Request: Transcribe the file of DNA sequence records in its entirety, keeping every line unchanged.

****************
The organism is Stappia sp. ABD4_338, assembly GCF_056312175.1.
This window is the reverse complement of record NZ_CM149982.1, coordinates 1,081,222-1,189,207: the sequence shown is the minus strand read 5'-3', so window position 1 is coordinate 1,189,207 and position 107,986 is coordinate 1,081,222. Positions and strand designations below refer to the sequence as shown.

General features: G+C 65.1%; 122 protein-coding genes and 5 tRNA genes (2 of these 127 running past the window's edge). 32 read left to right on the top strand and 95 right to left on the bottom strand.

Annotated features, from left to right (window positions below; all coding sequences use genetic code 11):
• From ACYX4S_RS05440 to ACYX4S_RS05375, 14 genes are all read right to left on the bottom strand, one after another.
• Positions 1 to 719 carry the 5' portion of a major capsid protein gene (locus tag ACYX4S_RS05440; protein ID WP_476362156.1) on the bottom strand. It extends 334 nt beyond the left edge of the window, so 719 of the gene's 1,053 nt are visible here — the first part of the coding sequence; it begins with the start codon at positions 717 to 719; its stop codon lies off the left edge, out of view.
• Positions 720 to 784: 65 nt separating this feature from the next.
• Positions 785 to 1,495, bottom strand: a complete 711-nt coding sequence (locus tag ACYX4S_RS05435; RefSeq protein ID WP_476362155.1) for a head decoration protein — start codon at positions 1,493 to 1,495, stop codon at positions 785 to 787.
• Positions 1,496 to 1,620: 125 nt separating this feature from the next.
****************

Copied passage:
The organism is Stappia sp. ABD4_338, assembly GCF_056312175.1.
This window is the reverse complement of record NZ_CM149982.1, coordinates 1,081,222-1,189,207: the sequence shown is the minus strand read 5'-3', so window position 1 is coordinate 1,189,207 and position 107,986 is coordinate 1,081,222. Positions and strand designations below refer to the sequence as shown.

General features: G+C 65.1%; 122 protein-coding genes and 5 tRNA genes (2 of these 127 running past the window's edge). 32 read left to right on the top strand and 95 right to left on the bottom strand.

Annotated features, from left to right (window positions below; all coding sequences use genetic code 11):
• From ACYX4S_RS05440 to ACYX4S_RS05375, 14 genes are all read right to left on the bottom strand, one after another.
• Positions 1 to 719 carry the 5' portion of a major capsid protein gene (locus tag ACYX4S_RS05440; protein ID WP_476362156.1) on the bottom strand. It extends 334 nt beyond the left edge of the window, so 719 of the gene's 1,053 nt are visible here — the first part of the coding sequence; it begins with the start codon at positions 717 to 719; its stop codon lies off the left edge, out of view.
• Positions 720 to 784: 65 nt separating this feature from the next.
• Positions 785 to 1,495, bottom strand: a complete 711-nt coding sequence (locus tag ACYX4S_RS05435; RefSeq protein ID WP_476362155.1) for a head decoration protein — start codon at positions 1,493 to 1,495, stop codon at positions 785 to 787.
• Positions 1,496 to 1,620: 125 nt separating this feature from the next.